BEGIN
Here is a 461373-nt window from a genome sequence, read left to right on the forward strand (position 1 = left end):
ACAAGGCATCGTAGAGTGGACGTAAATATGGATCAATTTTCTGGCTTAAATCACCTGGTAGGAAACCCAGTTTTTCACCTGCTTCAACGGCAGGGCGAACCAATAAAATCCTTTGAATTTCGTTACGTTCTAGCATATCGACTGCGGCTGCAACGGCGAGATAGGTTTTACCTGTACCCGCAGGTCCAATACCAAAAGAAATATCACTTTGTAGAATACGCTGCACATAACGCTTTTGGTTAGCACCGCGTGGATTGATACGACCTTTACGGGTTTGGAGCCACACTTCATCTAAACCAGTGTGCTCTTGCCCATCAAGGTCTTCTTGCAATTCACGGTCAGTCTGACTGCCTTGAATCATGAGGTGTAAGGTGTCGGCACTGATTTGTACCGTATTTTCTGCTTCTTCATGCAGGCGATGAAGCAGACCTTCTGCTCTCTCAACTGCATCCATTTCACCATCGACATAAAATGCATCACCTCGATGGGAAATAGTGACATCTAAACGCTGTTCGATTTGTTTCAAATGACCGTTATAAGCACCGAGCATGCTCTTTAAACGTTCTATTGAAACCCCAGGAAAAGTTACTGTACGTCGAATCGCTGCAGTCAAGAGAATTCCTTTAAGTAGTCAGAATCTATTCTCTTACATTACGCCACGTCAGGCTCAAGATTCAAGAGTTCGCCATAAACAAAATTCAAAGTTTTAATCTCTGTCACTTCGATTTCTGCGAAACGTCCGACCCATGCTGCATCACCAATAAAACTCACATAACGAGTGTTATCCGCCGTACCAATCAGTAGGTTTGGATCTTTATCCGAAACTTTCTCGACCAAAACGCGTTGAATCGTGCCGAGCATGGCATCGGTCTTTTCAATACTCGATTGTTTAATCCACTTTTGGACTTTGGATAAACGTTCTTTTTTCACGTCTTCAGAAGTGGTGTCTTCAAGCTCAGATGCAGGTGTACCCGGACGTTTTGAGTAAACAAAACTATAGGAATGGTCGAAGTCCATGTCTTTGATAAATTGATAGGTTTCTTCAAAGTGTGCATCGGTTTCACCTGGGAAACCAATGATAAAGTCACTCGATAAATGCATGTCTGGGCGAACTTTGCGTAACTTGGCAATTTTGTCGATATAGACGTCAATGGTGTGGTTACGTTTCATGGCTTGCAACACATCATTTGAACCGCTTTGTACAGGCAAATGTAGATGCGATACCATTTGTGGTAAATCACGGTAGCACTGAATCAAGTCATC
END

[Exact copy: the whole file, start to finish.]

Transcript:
Here is a 461373-nt window from a genome sequence, read left to right on the forward strand (position 1 = left end):
ACAAGGCATCGTAGAGTGGACGTAAATATGGATCAATTTTCTGGCTTAAATCACCTGGTAGGAAACCCAGTTTTTCACCTGCTTCAACGGCAGGGCGAACCAATAAAATCCTTTGAATTTCGTTACGTTCTAGCATATCGACTGCGGCTGCAACGGCGAGATAGGTTTTACCTGTACCCGCAGGTCCAATACCAAAAGAAATATCACTTTGTAGAATACGCTGCACATAACGCTTTTGGTTAGCACCGCGTGGATTGATACGACCTTTACGGGTTTGGAGCCACACTTCATCTAAACCAGTGTGCTCTTGCCCATCAAGGTCTTCTTGCAATTCACGGTCAGTCTGACTGCCTTGAATCATGAGGTGTAAGGTGTCGGCACTGATTTGTACCGTATTTTCTGCTTCTTCATGCAGGCGATGAAGCAGACCTTCTGCTCTCTCAACTGCATCCATTTCACCATCGACATAAAATGCATCACCTCGATGGGAAATAGTGACATCTAAACGCTGTTCGATTTGTTTCAAATGACCGTTATAAGCACCGAGCATGCTCTTTAAACGTTCTATTGAAACCCCAGGAAAAGTTACTGTACGTCGAATCGCTGCAGTCAAGAGAATTCCTTTAAGTAGTCAGAATCTATTCTCTTACATTACGCCACGTCAGGCTCAAGATTCAAGAGTTCGCCATAAACAAAATTCAAAGTTTTAATCTCTGTCACTTCGATTTCTGCGAAACGTCCGACCCATGCTGCATCACCAATAAAACTCACATAACGAGTGTTATCCGCCGTACCAATCAGTAGGTTTGGATCTTTATCCGAAACTTTCTCGACCAAAACGCGTTGAATCGTGCCGAGCATGGCATCGGTCTTTTCAATACTCGATTGTTTAATCCACTTTTGGACTTTGGATAAACGTTCTTTTTTCACGTCTTCAGAAGTGGTGTCTTCAAGCTCAGATGCAGGTGTACCCGGACGTTTTGAGTAAACAAAACTATAGGAATGGTCGAAGTCCATGTCTTTGATAAATTGATAGGTTTCTTCAAAGTGTGCATCGGTTTCACCTGGGAAACCAATGATAAAGTCACTCGATAAATGCATGTCTGGGCGAACTTTGCGTAACTTGGCAATTTTGTCGATATAGACGTCAATGGTGTGGTTACGTTTCATGGCTTGCAACACATCATTTGAACCGCTTTGTACAGGCAAATGTAGATGCGATACCATTTGTGGTAAATCACGGTAGCACTGAATCAAGTCATC